5 Questions I’ve Never Been Asked: Erez Ziv


If you have empty slots on your calendar during the next seven days, get thyself over to the Frigid Festival, which has become in the eyes of most downtown-theater lovers a destination spot during the winter months.

Basically, Frigid is a Fringe — shows are not vetted or adjudicated, but picked by lottery. And they are almost always interesting. This year’s crop includes Chris Craddock’s pornStar (“small town librarian Esther never thought she would become a porn star…”), John Murdock’s Ramblings of a Gentleman Scumbag (“…a straight man in a gay world, a feminist in the sex industry, a ridiculous man in a ridiculous world”), Theatre Reverb’s Bonne Nuit Poo Poo (“…action-packed comic-erotic end times fantasy”), Leslie Goshko’s Vodka Shoes (“…Leslie’s alcoholic father would buy her shoes, drag race the lawnmower, and burn the neighbor’s bills…”) and Alison Lynne Ward’s 1/4 Life Crisis (“an energetic journey of a young professional…”). And that’s just one-sixth of the total offerings.

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The Frigid Festival runs in three different theaters: the Kraine and the Red Room (both at 85 E. 4th St.) and Under St. Marks (94 St. Marks Pl.), all in the East Village, and all operated by Erez Ziv, whose Horse Trade Theater Group is one of the most entrepreneurial in the city, given that it’s not a nonprofit. Yes, that’s right, kids: commercial. Commercial theater downtown. It can be done.

How, though, does Ziv do it? We figured we’d enlist him for 5 questions and find out. (And, for full disclosure, Ziv is my fellow board member at the League of Independent Theater.)

A bit of business: the fourth annual Frigid Festival runs through March 7; there are 30 productions in total, giving 150 performances. Tickets can be purchased at www.frigidnewyork.info or by calling 212-868-4444.

And now, 5 questions Erez Ziv has never been asked — and a bonus question.

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1) What’s the most perceptive question anyone has ever asked you about your work?
Why on earth do you do this? Answer: at this point I can’t imagine doing anything else that would be as rewarding and exciting and fun to come to work for.

2) What’s the most idiotic question anyone has ever asked you about your work?
After coming to the lottery drawing party and hanging out for a couple of hours, one of the night’s performers actually asked me, when the hat came out, “Are you really drawing names out of a hat?”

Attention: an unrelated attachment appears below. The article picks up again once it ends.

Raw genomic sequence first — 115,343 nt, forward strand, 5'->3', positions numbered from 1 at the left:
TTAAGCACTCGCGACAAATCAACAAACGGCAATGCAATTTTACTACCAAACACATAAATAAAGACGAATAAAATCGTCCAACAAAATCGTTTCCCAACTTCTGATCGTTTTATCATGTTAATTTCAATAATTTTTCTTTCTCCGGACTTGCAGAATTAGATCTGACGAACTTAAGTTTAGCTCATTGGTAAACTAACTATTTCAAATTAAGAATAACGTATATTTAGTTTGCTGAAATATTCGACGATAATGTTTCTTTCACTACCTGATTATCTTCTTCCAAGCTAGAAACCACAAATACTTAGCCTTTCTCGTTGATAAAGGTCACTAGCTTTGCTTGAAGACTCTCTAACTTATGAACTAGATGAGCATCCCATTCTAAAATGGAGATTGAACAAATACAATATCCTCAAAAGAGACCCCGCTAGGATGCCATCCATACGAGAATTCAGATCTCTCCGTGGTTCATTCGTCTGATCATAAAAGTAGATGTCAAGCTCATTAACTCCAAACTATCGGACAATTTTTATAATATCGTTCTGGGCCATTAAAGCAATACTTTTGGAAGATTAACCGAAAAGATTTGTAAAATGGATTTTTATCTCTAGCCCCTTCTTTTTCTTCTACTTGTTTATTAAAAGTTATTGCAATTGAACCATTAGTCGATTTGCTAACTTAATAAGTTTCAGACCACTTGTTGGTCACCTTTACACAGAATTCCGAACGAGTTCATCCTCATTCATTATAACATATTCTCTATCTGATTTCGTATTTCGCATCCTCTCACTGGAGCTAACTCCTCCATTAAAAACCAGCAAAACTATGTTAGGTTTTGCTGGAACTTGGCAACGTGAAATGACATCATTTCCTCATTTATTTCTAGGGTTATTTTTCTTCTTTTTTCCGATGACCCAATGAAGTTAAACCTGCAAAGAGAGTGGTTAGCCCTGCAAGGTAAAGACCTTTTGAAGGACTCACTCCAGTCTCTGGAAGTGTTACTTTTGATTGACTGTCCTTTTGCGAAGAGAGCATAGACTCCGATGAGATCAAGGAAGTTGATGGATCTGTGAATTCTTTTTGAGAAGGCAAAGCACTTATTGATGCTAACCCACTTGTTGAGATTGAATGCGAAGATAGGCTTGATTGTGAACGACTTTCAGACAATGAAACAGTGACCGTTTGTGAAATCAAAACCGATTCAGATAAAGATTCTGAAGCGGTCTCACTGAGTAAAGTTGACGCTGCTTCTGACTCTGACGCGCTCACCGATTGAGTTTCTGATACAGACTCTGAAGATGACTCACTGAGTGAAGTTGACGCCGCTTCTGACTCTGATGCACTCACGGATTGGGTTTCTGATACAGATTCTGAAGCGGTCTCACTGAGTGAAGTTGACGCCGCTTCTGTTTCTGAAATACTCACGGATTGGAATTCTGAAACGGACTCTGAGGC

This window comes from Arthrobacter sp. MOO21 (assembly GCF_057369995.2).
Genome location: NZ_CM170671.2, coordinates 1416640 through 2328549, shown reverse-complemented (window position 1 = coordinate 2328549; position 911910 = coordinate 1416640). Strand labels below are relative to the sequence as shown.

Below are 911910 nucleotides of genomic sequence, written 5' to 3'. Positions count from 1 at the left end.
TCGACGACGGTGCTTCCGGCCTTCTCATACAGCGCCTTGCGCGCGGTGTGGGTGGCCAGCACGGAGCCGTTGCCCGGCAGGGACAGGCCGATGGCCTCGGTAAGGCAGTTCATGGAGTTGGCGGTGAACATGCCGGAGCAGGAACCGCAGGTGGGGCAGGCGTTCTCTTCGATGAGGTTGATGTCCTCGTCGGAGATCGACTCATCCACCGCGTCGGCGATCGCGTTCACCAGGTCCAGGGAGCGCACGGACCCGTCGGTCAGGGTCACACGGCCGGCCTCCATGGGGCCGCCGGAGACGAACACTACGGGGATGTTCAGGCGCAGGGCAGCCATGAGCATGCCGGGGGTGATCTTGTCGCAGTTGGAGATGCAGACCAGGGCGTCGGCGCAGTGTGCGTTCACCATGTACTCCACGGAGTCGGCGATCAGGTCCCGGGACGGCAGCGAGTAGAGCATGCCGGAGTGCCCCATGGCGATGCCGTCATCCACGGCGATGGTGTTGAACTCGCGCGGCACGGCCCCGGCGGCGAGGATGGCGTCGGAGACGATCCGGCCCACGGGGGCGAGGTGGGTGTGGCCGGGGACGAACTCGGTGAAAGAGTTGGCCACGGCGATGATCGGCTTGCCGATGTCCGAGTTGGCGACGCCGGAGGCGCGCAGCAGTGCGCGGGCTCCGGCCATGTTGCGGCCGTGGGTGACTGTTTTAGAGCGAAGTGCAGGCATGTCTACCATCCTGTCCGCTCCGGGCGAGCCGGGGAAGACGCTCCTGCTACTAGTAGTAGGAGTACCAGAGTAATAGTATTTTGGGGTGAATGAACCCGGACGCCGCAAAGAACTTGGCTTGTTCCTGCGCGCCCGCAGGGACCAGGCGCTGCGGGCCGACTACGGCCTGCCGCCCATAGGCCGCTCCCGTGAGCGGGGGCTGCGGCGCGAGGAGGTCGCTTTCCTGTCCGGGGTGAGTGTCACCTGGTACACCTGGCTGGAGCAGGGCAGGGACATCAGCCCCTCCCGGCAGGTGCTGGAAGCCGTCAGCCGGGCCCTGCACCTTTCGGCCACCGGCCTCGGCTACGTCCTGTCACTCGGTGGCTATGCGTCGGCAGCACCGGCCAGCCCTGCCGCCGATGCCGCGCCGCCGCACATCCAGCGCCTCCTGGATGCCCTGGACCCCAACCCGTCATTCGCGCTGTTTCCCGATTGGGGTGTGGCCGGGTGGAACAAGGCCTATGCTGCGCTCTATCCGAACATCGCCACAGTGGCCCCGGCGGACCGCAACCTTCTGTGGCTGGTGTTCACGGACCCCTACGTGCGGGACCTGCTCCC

3) What’s the weirdest question anyone has ever asked you about your work?
After doing this for almost 12 years, I no longer trust my weirdometer.

4) Horse Trade has really turned the Frigid Festival into must-see winter theater. What could Horse Trade do, however, that it isn’t already doing? What’s your dream scheme?
If we had enough money to properly advertise the festival to the non-regular indie audience, I think we could increase our audience numbers by a lot and introduce new audiences to our collective market. But advertising in this city is very expensive and it will take many more years of fundraising to get a marketing budget big enough to reach outside our current circles.

5) This year’s festival has 30 shows offering 150+ performances over 12 days. Other than critics, who offers the most critical eye on these shows? What types of feedback do they really need most? Do they get it? Could the feedback process be improved?
The audience is always a great source of insight. Every year we let the audience pick their favorite shows for an audience choice award and in the process we get some very interesting and insightful comments about the shows.

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Performers can always use any feedback they can get their hands on, not that they always do. Some get it and those are the ones we want to see back.

Some don’t get it at all and see any kind of feedback as criticism. That is unfortunate and at the risk of offending, it is the sign of an artist that has stopped growing.

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This year, the audience comments will appear in the form of blog comments at the bottom of each show page so they will be updating constantly. I hope this proves to be an improvement.

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Bonus Question:

6) What is the most frustrating aspect of producing the Frigid Festival? If any one thing could make you say “the heck with it,” what would it be? Conversely, what is the single most specifically rewarding moment you’ve had producing the festival?
Honestly, the most frustrating thing is how hard we have to work to get simple marketing materials from the participants to help us market their shows and just create a simple Web page.

I am sure if there was something that could make me say “the hell with it,” I would have run into it by now.

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Every year there is a show that I didn’t expect anything from that just blows me away. Last year it was Freedom 85 and On Second Thought. This is exactly what this festival is all about for me. Random chance says you have to give this show a slot, the mind warns this does not look like it is going to be any good, and then experiencing a brilliant hour of theater says chance has done it again. Random chance is how life started, it’s how some of the most important discoveries in human history came about and it makes me very happy to know that I can provide random chance with a way of helping us discover great new work here in New York City. Come to Frigid this year and give chance a chance.